The hip flexors show another example of the interaction between the hips and the pelvis. Your hip flexor muscles are the muscles that allow you to lift your leg up. Hip flexor tightness, particularly in a muscle called your iliopsoas, can also relate to tightness in the pelvic floor. This is because the psoas is fascially connected with the pelvic floor. Fascia is basically connective tissue under your skin but above your muscles. So you have your skin, then your fascia, then your muscles. Your fascia helps to keep everything in place but it also needs to be flexible to allow you to move.
Fascia is another way to look at the interconnectedness of our body. But back to the hip flexors, I’ve seen individuals with pelvic pain that have experienced resolution of their pain with only work on the iliopsoas. Surprisingly (maybe), I’ve seen this more frequently in men with pelvic pain, where work on the psoas was really all they needed. I’m not saying this is the case for everyone, but I include it here to help you see this relationship further.
Pelvic Floor Issues
If you’re experiencing issues with your pelvic floor muscles, be it tightness or weakness, your hip muscles should also be taken into consideration.
If your pelvic floor is tight, what’s happening in the hips? Are they also tight because your entire pelvic region is in protection mode? Or are the weak because your pelvic floor is doing all of the stabilizing so the hip muscles decided to take a break?
If the pelvic floor is weak, are hip muscles like the glutes tight because they’re trying to compensate for this weakness? Or are the hip muscles also weak?
These are things that can be looked at when having a pelvic floor issue that can help boost your recovery.
Most of the time, if you’re having a pelvic floor issue and you see a pelvic floor physical therapist, they probably will be looking at your hips as well. I can’t speak for all pelvic physical therapists but from experience in the field, I would say most will also look at your hips.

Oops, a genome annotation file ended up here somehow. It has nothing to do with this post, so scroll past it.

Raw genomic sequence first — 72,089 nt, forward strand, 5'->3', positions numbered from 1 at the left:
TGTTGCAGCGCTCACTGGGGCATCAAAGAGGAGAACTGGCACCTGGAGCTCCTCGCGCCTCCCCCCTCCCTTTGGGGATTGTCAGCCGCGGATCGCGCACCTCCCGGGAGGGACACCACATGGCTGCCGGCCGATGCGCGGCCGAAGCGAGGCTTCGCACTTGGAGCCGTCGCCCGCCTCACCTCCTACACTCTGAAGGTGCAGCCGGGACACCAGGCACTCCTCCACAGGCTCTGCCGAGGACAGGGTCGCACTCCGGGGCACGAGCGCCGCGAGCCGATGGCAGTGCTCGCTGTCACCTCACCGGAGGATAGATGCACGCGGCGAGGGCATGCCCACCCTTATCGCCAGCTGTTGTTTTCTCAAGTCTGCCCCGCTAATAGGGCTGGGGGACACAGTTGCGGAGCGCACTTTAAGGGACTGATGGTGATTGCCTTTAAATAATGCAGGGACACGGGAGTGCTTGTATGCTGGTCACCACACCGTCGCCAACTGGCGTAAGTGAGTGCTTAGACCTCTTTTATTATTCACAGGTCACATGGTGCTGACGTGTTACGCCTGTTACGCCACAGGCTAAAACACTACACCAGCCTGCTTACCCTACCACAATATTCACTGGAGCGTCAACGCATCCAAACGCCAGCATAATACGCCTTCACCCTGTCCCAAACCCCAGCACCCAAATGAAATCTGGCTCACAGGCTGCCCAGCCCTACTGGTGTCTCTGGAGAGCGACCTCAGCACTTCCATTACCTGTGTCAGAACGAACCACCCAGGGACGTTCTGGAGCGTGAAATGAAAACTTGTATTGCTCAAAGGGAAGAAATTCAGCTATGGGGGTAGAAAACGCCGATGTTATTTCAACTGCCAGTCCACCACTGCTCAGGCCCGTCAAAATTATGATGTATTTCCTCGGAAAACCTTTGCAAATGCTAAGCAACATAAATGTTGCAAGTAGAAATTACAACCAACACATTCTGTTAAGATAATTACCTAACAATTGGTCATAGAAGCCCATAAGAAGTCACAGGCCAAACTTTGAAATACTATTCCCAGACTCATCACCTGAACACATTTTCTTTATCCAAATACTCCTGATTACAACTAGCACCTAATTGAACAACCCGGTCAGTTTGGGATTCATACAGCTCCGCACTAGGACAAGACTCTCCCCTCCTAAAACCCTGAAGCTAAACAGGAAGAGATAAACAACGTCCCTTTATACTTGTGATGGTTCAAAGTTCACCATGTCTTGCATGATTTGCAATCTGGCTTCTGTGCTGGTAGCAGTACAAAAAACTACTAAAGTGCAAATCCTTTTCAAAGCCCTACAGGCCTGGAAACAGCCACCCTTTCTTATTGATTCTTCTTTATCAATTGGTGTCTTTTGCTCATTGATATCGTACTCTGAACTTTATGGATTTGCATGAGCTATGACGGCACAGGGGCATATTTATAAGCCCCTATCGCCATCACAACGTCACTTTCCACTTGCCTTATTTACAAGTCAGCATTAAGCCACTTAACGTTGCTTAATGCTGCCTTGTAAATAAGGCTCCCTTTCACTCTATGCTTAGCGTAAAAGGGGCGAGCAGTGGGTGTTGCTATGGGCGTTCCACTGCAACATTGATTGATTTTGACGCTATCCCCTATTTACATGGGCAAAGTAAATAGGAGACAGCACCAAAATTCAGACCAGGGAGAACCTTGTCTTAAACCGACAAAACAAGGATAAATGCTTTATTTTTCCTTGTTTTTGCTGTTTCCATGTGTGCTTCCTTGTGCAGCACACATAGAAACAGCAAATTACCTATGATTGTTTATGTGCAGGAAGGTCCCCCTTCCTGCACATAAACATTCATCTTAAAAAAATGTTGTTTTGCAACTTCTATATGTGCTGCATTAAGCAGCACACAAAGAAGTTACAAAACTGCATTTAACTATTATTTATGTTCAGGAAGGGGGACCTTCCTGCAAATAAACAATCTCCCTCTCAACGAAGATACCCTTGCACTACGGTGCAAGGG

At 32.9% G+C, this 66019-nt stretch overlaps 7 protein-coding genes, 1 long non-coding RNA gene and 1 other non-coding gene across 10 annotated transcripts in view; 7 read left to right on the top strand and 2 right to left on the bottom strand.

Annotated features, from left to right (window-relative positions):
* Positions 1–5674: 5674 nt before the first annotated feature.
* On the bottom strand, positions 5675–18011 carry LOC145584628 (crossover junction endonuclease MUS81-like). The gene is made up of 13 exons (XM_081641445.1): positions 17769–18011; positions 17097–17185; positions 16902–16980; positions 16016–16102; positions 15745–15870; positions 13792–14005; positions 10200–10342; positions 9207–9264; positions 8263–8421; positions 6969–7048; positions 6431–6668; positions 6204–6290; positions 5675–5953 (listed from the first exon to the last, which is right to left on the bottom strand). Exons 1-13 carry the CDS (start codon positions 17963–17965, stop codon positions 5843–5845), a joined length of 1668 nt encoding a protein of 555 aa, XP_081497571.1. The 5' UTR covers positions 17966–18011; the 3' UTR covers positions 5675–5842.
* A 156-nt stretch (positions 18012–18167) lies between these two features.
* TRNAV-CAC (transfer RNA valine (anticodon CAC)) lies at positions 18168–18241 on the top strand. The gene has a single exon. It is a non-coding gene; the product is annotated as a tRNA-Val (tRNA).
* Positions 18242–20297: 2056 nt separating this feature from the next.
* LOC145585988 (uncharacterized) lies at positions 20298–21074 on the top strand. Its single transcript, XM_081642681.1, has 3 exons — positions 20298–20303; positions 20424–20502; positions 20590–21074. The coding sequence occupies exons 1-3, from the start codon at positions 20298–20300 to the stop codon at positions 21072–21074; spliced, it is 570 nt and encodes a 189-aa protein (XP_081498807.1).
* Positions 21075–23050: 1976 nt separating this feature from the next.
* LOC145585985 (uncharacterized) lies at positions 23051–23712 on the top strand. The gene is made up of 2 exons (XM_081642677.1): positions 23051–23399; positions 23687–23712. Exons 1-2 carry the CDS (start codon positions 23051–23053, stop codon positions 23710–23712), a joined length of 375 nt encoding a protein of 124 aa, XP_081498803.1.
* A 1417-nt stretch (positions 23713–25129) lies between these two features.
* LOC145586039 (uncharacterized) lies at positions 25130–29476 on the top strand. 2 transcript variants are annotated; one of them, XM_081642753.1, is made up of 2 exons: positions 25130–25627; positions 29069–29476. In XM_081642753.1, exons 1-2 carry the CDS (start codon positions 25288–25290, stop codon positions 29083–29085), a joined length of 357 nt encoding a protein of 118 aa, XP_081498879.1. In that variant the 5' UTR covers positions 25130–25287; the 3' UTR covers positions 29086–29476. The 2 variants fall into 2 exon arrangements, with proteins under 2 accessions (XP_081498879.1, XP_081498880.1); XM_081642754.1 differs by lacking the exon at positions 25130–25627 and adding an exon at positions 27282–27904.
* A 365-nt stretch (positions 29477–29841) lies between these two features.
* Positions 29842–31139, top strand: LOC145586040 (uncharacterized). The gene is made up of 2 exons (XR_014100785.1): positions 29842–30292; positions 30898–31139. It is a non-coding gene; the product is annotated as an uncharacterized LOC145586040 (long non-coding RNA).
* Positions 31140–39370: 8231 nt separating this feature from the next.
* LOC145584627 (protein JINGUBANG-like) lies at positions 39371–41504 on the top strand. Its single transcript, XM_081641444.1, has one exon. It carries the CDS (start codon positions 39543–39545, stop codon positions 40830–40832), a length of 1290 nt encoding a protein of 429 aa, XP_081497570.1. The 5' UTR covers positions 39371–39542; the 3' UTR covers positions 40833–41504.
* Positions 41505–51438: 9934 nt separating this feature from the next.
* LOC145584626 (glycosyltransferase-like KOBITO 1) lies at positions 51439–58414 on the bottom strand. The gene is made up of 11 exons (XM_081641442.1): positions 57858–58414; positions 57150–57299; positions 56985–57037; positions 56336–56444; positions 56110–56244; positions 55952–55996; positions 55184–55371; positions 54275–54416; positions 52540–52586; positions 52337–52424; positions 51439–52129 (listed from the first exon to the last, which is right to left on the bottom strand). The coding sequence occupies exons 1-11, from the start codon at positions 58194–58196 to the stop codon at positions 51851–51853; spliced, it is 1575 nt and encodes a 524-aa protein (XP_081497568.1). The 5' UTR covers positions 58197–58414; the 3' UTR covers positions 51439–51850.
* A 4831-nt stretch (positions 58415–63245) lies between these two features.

When you have hip issues on the other hand, and are going to physical therapy, there’s no guarantee that you’re physical therapist (PT) is going to look at your pelvic floor. And this is because your PT might not be a pelvic floor specialist. The pelvic floor is something PTs can choose to specialize in after graduation from physical therapy school.
If you are experiencing unresolved hip issues, it might be worthwhile to see a pelvic floor PT to assess what’s going on with your pelvic floor.
Remember how closely related these two parts of the body are; the pelvic floor might be the missing piece in your healing.
The connections in our body are amazing. And this post didn’t even go into the mind/body connections that we have! I think when you see the connections within us, it opens your eyes to the many possibilities you have in terms of healing.
I hope this post helped you learn more about the pelvic floor and hips relationship and about your body in general!
You should be educated on your body. It doesn’t need to be to the extent of say going to medical school, but I think it’s important that we all have a basic understanding about what’s going on with our physical bodies.
Keep learning everyone 🙂
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Larson, Maddy R., and Weston Ryan. “Anatomy, Abdomen and Pelvis, Obturator Muscles.” StatPearls Publishing LLC, 17 Jan. 2023.
Marques, Simone A.A., et al. “Effect of Pelvic Floor and Hip Muscle Strengthening in the Treatment of Stress Urinary Incontinence: A Randomized Clinical Trial.” Journal of Manipulative and Physiological Therapeutics, vol. 43, no. 3, 2020, pp. 247–256, https://doi.org/10.1016/j.jmpt.2019.01.007.
Tim, Sabina, and Agnieszka I. Mazur-Bialy. “The Most Common Functional Disorders and Factors Affecting Female Pelvic Floor.” Life, vol. 11, no. 12, 2021, p. 1397, https://doi.org/10.3390/life11121397.
Wallace. “Hip Flexors & Pelvic Dysfunction.” Herman & Wallace Pelvic Rehabilitation Continuing Education, 17 Aug. 2021, hermanwallace.com/blog/hip-flexors-pelvic-dysfunction#:~:text=When%20the%20hip%20flexors%20are,prolapse%2C%20and%20so%20much%20more.